Guest blog – How the Atlantic may influence wet summers

19 06 2013

This morning there has been a lot of media coverage following a workshop held here at the Met Office HQ in Exeter on a recent run of unusual seasons in the UK.

Much of this centred around recent research by the University of Reading, presented at the workshop yesterday, which suggested Atlantic ocean cycles – specifically one known as the Atlantic Multidecadal Oscillation (AMO) – can have an influence on UK summer weather.

Here Professor Rowan Sutton, from the University of Reading, explains that research in a bit more detail:

 

“Last year, Buwen Dong and I at the National Centre for Atmospheric Science published a paper in Nature Geoscience about the link between slow changes in the temperature of the North Atlantic Ocean and weather patterns.

In particular, we presented evidence of a link between warm surface temperatures in the North Atlantic and a higher frequency of wet summers in the UK and Northern Europe.

This research built on earlier research I published with another colleague, Dan Hodson, in Science in 2005 and an important study by Jeff Knight and colleagues at the Met Office, which was published in 2006.

In our 2012 paper we showed that a rapid warming of the North Atlantic Ocean which occurred in the 1990s coincided with a shift to wetter summers in the UK and northern Europe and hotter, drier summers around the Mediterranean. The pattern identified matched that of summer 2012, when the UK had the wettest summer in 100 years.

Observational records show that the surface temperature of the North Atlantic has swung slowly between warmer and cooler conditions, and the present warm phase has a similar pattern to warm conditions that persisted throughout the 1930s, 40s and 50s. During the 1960s, 70s and 80s cooler conditions prevailed.

Computer simulations suggest that these changes in ocean temperature affect the atmosphere above. Warmth in the North Atlantic causes a trough of low pressure over western Europe in summer and steers rain-bearing weather systems into the UK.

An important question of interest to many people is how long will the current pattern of wet summers in northern Europe persist? This is a key research question and we don’t yet have precise answers.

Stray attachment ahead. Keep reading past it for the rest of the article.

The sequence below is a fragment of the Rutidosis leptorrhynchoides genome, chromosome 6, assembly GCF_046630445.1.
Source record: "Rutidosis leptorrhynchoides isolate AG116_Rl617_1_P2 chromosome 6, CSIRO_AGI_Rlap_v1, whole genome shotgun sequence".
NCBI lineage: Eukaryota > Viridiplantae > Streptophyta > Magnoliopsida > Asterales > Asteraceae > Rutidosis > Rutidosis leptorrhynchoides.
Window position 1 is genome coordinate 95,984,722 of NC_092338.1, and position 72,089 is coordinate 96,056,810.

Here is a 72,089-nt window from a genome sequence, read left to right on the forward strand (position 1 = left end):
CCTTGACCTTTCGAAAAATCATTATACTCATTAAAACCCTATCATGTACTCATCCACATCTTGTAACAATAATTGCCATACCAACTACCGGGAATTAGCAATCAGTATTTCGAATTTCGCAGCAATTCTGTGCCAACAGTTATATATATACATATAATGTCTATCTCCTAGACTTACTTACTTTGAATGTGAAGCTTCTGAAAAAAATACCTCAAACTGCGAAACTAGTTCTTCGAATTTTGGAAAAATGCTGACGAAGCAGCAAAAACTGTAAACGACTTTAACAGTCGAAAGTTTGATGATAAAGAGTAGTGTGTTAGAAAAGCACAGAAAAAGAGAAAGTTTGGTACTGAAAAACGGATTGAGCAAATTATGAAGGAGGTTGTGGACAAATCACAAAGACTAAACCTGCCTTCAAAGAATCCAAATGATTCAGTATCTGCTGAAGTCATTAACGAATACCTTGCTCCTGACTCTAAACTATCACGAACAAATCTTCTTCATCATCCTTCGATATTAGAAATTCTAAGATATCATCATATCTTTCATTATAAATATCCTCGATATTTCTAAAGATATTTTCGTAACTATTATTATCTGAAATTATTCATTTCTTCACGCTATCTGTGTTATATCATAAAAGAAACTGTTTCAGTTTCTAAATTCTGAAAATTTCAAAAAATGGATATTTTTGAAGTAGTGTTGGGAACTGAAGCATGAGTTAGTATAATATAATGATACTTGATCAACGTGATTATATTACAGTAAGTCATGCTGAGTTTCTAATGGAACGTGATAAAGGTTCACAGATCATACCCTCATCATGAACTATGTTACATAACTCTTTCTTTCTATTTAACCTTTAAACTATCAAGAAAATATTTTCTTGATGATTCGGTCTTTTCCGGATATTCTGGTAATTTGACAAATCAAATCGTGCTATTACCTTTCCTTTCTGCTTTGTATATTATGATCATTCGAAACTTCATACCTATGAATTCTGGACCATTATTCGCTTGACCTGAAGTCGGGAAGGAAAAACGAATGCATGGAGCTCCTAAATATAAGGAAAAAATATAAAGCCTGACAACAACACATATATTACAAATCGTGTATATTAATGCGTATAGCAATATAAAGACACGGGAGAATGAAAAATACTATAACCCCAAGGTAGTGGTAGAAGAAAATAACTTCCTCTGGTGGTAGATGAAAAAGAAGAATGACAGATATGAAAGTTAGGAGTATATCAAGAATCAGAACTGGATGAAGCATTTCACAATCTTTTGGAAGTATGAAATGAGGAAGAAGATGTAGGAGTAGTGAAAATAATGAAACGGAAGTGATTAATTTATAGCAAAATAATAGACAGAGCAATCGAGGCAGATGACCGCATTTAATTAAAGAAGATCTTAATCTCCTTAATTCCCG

In our 2012 paper we stated: “Our results suggest that the recent pattern of anomalies in European climate will persist as long as the North Atlantic Ocean remains anomalously warm.”

How long might this be?  There is strong evidence linking the swings in the Atlantic Ocean surface temperature to the “overturning” or “thermohaline” circulation of the Atlantic.

This circulation appears to have intensified in the 1990s. Following such a strengthening, a subsequent weakening is expected, as various feedbacks exert their influence.

For example, the surface warm waters transported northward by the overturning circulation have relatively low density which inhibits their tendency to sink, and acts to slow the circulation. Such a slowing cools the North Atlantic.

The time scales involved are in the range between a few years and a decade or two.  Progress in Decadal Forecasting, such as the pioneering work at the Met Office, and critical observations such as from the NERC-funded “RAPID” array, should help us to reduce this large range of uncertainty, but it is a challenging problem and advances may take some years.”


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8 responses

19 06 2013
nuwurld

“The AMO is an ongoing series of long-duration changes in the sea surface temperature of the North Atlantic Ocean, with cool and warm phases that may last for 20-40 years at a time and a difference of about 1°F between extremes. These changes are natural and have been occurring for at least the last 1,000 years.”

That is a quote from NOAA. So why do you suggest we need ‘anomalously’ high Atlantic temperatures to drive this ‘natural cycle’?

26 06 2013
John Havery Samuel

From the same NOAA page,

s the AMO a natural phenomenon, or is it related to global warming?